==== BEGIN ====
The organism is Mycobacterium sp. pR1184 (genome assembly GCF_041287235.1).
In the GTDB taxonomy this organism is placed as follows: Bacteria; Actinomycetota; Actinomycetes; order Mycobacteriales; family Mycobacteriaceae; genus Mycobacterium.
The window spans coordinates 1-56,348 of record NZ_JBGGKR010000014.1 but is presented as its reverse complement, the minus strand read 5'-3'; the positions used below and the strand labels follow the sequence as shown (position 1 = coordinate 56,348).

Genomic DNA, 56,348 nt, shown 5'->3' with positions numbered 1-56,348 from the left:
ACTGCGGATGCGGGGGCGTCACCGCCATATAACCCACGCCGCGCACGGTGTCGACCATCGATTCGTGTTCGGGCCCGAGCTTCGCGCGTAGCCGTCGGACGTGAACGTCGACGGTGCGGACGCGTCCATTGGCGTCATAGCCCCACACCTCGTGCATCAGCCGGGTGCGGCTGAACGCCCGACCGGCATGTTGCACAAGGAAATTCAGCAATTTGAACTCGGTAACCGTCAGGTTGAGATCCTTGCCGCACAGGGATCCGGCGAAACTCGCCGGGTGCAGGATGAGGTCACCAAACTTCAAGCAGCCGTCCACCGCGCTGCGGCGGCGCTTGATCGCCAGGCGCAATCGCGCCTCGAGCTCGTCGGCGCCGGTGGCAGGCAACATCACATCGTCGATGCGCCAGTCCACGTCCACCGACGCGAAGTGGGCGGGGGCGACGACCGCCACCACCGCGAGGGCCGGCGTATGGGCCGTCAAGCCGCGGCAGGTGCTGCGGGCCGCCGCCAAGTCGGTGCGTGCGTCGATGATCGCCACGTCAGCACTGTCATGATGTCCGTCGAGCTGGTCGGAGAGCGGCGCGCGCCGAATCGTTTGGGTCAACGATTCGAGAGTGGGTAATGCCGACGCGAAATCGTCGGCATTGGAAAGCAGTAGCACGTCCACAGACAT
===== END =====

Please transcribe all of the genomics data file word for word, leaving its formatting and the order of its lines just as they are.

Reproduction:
The organism is Mycobacterium sp. pR1184 (genome assembly GCF_041287235.1).
In the GTDB taxonomy this organism is placed as follows: Bacteria; Actinomycetota; Actinomycetes; order Mycobacteriales; family Mycobacteriaceae; genus Mycobacterium.
The window spans coordinates 1-56,348 of record NZ_JBGGKR010000014.1 but is presented as its reverse complement, the minus strand read 5'-3'; the positions used below and the strand labels follow the sequence as shown (position 1 = coordinate 56,348).

Genomic DNA, 56,348 nt, shown 5'->3' with positions numbered 1-56,348 from the left:
ACTGCGGATGCGGGGGCGTCACCGCCATATAACCCACGCCGCGCACGGTGTCGACCATCGATTCGTGTTCGGGCCCGAGCTTCGCGCGTAGCCGTCGGACGTGAACGTCGACGGTGCGGACGCGTCCATTGGCGTCATAGCCCCACACCTCGTGCATCAGCCGGGTGCGGCTGAACGCCCGACCGGCATGTTGCACAAGGAAATTCAGCAATTTGAACTCGGTAACCGTCAGGTTGAGATCCTTGCCGCACAGGGATCCGGCGAAACTCGCCGGGTGCAGGATGAGGTCACCAAACTTCAAGCAGCCGTCCACCGCGCTGCGGCGGCGCTTGATCGCCAGGCGCAATCGCGCCTCGAGCTCGTCGGCGCCGGTGGCAGGCAACATCACATCGTCGATGCGCCAGTCCACGTCCACCGACGCGAAGTGGGCGGGGGCGACGACCGCCACCACCGCGAGGGCCGGCGTATGGGCCGTCAAGCCGCGGCAGGTGCTGCGGGCCGCCGCCAAGTCGGTGCGTGCGTCGATGATCGCCACGTCAGCACTGTCATGATGTCCGTCGAGCTGGTCGGAGAGCGGCGCGCGCCGAATCGTTTGGGTCAACGATTCGAGAGTGGGTAATGCCGACGCGAAATCGTCGGCATTGGAAAGCAGTAGCACGTCCACAGACAT